Gardner: Yeah. We just came off of a test weekend on the mountain and on both days it was rainy, wet, and foggy. Visibility was pretty bad.  It actually made for a really good practice weekend because it could be like that on race day. It was sort of like, here are some of the worst conditions that you can expect. It's good to drive the truck in those conditions and get a feel for the course.

Mobility EVo: That makes sense.  The weather can be crazy here in Colorado, especially at Pikes Peak.  So the only thing that you've really done was kind of strip out the interior to fit the cage in there and that's it. Any other modifications to the truck?

Gardner: The rule book has production vehicle rules and what modifications are allowed. For an ICE vehicle, you’re allowed to flash ECUs and you're allowed 22-inch to modify the exhaust. For a lot of turbocharged cars, a modified exhaust and an ECU change can make some huge changes such as adding anti-lag to a production car pretty easily. So, we had to look through those. We removed the interior for the safety equipment. We have the big cage, the racing seat and we removed all the other seats because the rules say that you need to do that. We have high-performance DOT Pirelli tires. If you buy a Rivian right now, it comes on Pirelli tires, we’re just running the tire from a Lamborghini SUV. They’re a little bit stickier. 

Mobility EVo: Which tire from Pirelli?

Gardner: It’s the P Zero Corsa 22-inch and then we also have a Pirelli Trofeo R, again still a DOT tire. You have to use the factory wheels, so we have to run a square setup. Ideally, you'd run a staggered setup with a wider tire on the rear to maximize performance, but per the rules, stock wheels, so we have different tires and then we're allowed to run different brake pads. We have a few pretty aggressive pads from Hawk Performance, between a DTC60, DTC70, or DTC80.

There is an interesting thing in the rules where the production car record says you need to keep the brake hardware the same, but for the production electric vehicle record, you're allowed to change out brake rotors and brake calipers, which is pretty wild. We looked into doing that, but we decided not to.  We wanted this to be overall production spec, not just electric specific. We’re also able to go into the ECU and change a few parameters to maximize the torque vectoring performance. We considered also removing the 110mph speed limiter, which we could do per the rules but decided against it so it’s as close to a customer car as possible.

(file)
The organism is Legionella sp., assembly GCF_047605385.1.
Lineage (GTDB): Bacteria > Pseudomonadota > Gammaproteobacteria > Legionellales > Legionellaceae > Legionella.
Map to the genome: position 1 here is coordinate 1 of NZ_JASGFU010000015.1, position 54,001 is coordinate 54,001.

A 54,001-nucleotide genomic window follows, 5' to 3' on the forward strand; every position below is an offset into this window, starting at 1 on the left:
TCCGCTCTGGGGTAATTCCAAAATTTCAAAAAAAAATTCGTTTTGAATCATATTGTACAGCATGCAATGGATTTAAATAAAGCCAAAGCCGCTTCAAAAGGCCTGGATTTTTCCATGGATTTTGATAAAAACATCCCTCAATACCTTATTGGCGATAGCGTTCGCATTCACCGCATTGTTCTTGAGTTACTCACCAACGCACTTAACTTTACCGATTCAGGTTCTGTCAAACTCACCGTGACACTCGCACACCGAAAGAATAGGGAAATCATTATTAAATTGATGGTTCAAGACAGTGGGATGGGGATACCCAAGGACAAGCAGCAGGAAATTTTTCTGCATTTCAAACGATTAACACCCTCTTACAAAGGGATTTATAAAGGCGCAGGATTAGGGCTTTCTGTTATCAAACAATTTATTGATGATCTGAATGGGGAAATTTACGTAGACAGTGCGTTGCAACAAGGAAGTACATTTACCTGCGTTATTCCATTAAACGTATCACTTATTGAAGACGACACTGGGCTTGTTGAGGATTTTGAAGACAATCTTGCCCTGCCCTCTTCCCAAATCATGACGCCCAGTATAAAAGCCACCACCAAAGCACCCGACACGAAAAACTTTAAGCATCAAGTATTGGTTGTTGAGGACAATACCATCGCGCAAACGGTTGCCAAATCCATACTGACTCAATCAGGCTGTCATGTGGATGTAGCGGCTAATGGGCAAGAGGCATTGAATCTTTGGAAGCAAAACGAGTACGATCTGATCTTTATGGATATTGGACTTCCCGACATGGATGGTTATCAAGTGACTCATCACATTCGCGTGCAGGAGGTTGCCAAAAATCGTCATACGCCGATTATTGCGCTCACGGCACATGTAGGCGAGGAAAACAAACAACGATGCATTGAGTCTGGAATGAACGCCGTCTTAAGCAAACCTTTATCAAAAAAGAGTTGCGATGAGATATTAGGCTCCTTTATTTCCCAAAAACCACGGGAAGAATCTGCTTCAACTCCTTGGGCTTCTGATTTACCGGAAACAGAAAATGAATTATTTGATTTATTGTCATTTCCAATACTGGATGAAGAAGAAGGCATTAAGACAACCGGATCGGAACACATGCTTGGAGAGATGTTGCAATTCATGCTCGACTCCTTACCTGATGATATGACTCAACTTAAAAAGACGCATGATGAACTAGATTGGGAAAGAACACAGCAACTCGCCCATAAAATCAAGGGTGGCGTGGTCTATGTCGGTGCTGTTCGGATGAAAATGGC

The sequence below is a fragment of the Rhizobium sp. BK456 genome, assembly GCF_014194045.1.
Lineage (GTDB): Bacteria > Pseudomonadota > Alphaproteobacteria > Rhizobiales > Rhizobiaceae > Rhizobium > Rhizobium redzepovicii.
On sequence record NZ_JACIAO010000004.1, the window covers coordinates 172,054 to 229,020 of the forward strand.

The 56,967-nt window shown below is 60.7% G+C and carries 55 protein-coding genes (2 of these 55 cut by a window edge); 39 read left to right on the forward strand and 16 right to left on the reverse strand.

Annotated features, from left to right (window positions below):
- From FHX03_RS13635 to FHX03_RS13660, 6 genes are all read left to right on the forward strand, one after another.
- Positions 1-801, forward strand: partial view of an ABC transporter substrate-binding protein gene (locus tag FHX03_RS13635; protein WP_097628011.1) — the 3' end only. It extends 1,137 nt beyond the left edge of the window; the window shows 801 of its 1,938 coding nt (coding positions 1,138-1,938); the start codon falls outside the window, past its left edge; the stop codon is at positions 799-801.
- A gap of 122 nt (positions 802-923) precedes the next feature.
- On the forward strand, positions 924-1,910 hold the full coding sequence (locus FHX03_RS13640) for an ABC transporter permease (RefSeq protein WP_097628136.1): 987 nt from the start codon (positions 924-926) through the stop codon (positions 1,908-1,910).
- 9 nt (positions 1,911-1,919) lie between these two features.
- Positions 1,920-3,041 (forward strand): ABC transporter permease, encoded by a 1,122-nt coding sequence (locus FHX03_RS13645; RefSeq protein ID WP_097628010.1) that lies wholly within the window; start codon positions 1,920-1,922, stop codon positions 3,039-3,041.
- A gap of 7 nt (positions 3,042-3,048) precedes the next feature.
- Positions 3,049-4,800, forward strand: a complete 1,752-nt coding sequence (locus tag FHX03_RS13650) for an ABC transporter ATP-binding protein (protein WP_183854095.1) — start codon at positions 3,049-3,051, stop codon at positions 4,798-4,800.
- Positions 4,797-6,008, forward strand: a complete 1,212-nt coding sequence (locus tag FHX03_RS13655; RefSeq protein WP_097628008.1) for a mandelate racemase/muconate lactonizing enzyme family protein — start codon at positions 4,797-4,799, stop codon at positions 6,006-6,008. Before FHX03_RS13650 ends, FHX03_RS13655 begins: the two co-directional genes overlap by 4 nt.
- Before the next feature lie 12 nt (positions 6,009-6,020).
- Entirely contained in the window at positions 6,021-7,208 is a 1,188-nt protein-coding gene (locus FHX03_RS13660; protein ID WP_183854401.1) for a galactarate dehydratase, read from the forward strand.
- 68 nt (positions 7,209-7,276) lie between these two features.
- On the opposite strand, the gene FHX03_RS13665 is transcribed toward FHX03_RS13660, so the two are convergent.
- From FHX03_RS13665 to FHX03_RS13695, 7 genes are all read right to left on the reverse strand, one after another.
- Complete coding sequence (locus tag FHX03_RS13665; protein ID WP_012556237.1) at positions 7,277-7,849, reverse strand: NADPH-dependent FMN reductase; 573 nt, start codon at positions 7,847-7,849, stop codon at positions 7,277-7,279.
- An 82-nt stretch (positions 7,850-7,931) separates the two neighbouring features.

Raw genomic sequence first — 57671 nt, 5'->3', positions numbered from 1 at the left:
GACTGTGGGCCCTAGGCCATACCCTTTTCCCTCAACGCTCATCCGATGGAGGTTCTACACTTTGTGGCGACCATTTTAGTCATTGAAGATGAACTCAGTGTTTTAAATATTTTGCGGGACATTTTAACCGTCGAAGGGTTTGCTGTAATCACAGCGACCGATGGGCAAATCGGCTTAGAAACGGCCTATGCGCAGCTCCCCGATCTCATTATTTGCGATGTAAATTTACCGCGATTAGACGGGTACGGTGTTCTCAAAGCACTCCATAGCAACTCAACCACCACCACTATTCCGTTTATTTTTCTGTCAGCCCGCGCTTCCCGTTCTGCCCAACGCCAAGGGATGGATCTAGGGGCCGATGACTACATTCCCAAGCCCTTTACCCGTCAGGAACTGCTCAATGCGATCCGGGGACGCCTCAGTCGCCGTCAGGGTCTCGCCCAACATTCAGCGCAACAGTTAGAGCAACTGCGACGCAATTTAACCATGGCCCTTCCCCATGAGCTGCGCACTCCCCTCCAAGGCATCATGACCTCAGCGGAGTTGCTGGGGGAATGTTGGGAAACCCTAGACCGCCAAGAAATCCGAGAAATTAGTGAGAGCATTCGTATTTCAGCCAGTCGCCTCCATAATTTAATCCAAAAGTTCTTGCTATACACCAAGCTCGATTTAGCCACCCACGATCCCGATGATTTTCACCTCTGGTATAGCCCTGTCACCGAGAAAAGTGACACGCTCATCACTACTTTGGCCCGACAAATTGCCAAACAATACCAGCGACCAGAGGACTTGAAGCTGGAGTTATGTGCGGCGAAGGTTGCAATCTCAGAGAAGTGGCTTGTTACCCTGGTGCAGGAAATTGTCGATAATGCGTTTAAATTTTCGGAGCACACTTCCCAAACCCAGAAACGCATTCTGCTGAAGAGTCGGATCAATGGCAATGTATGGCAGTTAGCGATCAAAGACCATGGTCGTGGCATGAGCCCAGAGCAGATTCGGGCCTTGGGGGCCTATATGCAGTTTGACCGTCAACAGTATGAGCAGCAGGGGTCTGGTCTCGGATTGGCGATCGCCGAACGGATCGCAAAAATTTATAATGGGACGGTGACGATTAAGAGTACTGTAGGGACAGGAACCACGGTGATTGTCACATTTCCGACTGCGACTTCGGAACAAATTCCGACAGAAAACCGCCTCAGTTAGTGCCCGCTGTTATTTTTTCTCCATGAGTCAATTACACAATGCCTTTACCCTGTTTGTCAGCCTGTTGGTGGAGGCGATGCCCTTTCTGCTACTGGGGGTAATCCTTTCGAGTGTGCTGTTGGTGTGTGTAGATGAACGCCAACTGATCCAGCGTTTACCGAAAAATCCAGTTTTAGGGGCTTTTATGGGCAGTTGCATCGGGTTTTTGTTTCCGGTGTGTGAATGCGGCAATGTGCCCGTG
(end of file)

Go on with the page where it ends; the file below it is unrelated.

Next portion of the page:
Mobility EVo: Touching on the brakes there a little bit, I think Rivian’s have three different modes for regen. Is there a certain mode you will run on, or have you tweaked that at all?

Gardner: They may have had three, but I think now they just have two- standard and high. We played around with that this past weekend, and I think the less regen we have, the better. For this event, if we can just really lean on the foundation brake system and minimize the amount of extra heat going into the motors and the batteries, that will help our strategy there.

Mobility EVo: That makes sense. My business partner and I were talking about that the other day thinking, okay, well in an ICE car you're downshifting, and you let the motor brake all used in a combination with the standard brakes. Now how does it work in an EV with the regen system? So you're just saying, no, you’re just going to rely on the brakes?

Gardner: As much as we can. In most ICE vehicles, you're relying very little on the engine deceleration in a motorsport situation. You have a bit of that for sure. The driving style in the Rivian is interesting. On the street, you can get up to a quarter of a G of deceleration just from the regen torque. You need to change your driving style in a motorsport situation. It's almost like driving a car with a really high downforce, where if you let off the gas you have all this drag to help slow you down. It's sort of this underlying offset on your deceleration. As you’re coming into corners, you start dialing in steering, you have this quarter G of deceleration that's always there until you start getting back on the accelerator pedal. It takes a little bit of driving style change to try to maximize that as well.

Mobility EVo: Is the R1T your daily driver too?

Gardner: It is, yeah.